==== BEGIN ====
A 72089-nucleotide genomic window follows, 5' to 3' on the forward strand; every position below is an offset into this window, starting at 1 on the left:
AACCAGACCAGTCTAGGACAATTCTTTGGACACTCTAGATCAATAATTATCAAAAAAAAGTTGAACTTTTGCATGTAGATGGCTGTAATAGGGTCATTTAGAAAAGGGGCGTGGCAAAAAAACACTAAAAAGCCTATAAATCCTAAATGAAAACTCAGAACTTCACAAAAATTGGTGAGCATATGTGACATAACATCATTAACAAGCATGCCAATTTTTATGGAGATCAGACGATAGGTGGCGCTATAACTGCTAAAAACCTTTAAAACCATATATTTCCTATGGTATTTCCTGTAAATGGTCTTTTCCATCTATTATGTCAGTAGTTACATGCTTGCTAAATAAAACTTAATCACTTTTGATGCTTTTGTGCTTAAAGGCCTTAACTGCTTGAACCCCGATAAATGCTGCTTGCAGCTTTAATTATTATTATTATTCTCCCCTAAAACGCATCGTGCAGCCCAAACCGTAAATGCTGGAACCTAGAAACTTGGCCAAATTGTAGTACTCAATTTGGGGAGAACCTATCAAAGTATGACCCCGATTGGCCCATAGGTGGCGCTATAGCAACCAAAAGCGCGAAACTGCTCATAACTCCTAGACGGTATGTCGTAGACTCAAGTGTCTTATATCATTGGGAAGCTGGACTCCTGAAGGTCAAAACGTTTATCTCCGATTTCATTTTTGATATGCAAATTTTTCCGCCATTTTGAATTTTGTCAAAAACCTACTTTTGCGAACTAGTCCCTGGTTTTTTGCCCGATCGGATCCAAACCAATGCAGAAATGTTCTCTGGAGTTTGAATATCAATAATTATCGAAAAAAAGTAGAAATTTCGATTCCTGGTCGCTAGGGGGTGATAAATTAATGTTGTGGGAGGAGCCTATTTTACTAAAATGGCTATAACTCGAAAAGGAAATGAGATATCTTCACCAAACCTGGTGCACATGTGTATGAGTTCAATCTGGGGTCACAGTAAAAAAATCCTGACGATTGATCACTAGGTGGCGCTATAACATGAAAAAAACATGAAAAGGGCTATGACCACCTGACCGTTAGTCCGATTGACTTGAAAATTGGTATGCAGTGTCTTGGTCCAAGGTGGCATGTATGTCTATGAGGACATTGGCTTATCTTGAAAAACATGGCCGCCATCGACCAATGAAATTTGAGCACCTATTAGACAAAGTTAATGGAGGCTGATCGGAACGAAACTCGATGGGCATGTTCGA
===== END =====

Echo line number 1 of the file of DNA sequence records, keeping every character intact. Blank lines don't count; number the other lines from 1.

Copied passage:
A 72089-nucleotide genomic window follows, 5' to 3' on the forward strand; every position below is an offset into this window, starting at 1 on the left: